To: Members of UK and Scottish Parliaments, State Parties to the
Nuclear Non-Proliferation Treaty, Civil Society Groups
From: Lawyers’ Committee on Nuclear Policy 
As a US-based organization, LCNP advocates that the US comply with
the legal obligations not to threaten or use nuclear weapons and
to negotiate their elimination in good faith. We make this contribution
to the current UK debate because the US supplies the missiles for
the UK Trident system, and because the UK now has the opportunity
to set an example of compliance with those obligations.
We urge the United Kingdom to take the lead in nuclear disarmament
by concluding that:
- Threat or use of the UK variant of the US Trident is illegal
- The UK’s unequivocal undertaking to eliminate its
nuclear arsenal requires that the UK not upgrade or replace the
A. Threat or use of the UK variant of the US Trident is illegal
and criminal because the obligations to conform to the intransgressible
rules and principles of humanitarian law cannot be reconciled with
Trident’s known and understood indiscriminate and uncontrollable
- The UK/US Trident nuclear weapon system is designed and intended
to unleash vast heat, blast and radiation; the radiation will
cause immediately lethal and long-term carcinogenic, mutagenic
and teratogenic effects on human beings and other life forms that
cannot be controlled in space or time.
- The current debate in the UK is over whether to build three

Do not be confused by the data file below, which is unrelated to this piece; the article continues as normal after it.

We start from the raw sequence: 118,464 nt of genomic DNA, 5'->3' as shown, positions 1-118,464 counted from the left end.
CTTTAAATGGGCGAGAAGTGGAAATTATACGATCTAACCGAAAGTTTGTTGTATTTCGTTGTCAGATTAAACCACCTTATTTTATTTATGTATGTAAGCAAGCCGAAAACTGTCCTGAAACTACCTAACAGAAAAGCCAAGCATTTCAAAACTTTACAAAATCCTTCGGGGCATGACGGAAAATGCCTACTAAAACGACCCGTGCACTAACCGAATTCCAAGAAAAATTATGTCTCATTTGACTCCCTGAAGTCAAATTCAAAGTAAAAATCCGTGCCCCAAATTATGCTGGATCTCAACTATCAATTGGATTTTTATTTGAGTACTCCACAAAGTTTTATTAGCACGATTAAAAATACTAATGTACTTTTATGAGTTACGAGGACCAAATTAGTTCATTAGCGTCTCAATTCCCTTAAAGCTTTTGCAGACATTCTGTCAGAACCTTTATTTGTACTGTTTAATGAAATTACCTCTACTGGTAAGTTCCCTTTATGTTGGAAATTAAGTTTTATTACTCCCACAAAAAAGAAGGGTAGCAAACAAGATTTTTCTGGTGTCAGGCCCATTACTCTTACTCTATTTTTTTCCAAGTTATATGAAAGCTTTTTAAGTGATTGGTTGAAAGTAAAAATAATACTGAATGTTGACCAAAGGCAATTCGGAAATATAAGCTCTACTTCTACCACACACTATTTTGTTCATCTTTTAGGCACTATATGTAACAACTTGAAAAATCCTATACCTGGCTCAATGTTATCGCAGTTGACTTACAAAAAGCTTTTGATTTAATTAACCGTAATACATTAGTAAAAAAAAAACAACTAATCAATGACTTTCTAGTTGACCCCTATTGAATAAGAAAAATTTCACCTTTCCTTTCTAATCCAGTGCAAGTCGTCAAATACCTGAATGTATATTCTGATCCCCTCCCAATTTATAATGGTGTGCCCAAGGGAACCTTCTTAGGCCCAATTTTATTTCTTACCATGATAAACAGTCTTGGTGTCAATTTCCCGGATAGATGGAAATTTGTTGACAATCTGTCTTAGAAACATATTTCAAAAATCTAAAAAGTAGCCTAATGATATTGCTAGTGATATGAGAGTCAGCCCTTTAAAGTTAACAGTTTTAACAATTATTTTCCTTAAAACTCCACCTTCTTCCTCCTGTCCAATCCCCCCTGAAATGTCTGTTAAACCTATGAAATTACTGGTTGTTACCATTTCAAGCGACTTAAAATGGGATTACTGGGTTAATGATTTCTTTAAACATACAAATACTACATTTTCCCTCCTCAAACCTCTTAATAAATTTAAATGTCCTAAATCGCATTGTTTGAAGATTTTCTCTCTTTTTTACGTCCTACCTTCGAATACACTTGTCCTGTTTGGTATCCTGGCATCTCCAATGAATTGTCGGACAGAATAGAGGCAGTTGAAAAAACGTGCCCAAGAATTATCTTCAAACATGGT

new Trident-armed nuclear-powered ballistic missile submarines
to replace the current four, each capable of carrying up to 16
of the 58 US supplied Trident II D5 submarine-launched ballistic
missiles. One UK submarine on patrol at any given time carries
48 operational 100 kiloton warheads, each of which threatens to
inflict eight times the heat, blast and radiation-caused death
and damage as the Hiroshima bomb. 
- Threat or use of such a weapon of mass destruction is categorically
and universally prohibited in any circumstance by peremptory rules
and principles of humanitarian law and whether in offence or defence
is a war crime going far beyond the bounds of lawful war. This
body of positive law is summarized most authoritatively by the
International Court of Justice in its 1996 advisory opinion (ICJ
Op.). The London Charter and the Nuremberg
Tribunals made it clear that those rules and principles preempt
contrary domestic law.
- The recent White Paper (WP)  claims that
the Trident nuclear weapon system as a deterrent is legal or justifiable
because, among other reasons, “the UK would consider using
nuclear weapons only in self-defence or the defence of Britain’s
NATO allies and then only in extreme circumstances” (2-11).
The White Paper claims that the ICJ “rejected the argument
that such use would necessarily be unlawful”. However, the
ICJ held that the requirements of necessity, proportionality,
and humanitarian law must be met in all circumstances. Thus “a
use of force that is proportionate under the law of self-defence,
must in order to be lawful, also meet the requirements of the
applicable law in armed conflict which comprise in particular
the principles and rules of humanitarian law” (ICJ Op.,
- The fundamental rules and principles of humanitarian law include:
a) "States must never make civilians the object of attack
and must consequently never use weapons that are incapable of
distinguishing between civilians and military targets" (ICJ
Op., § 78). A corollary is that it is prohibited to use weapons
that cause uncontrollable effects [1977 Protocol I to the Geneva
Conventions, Art. 51(4)]. Use of the UK/US Trident system is unlawful
per se because if targeted at military objects, the effects still
are indiscriminate and uncontrollable. b) “It is prohibited
to cause unnecessary suffering to combatants; it is accordingly
prohibited to use weapons causing them such harm or uselessly
aggravating their suffering" [ICJ Op., § 78; 1907 Hague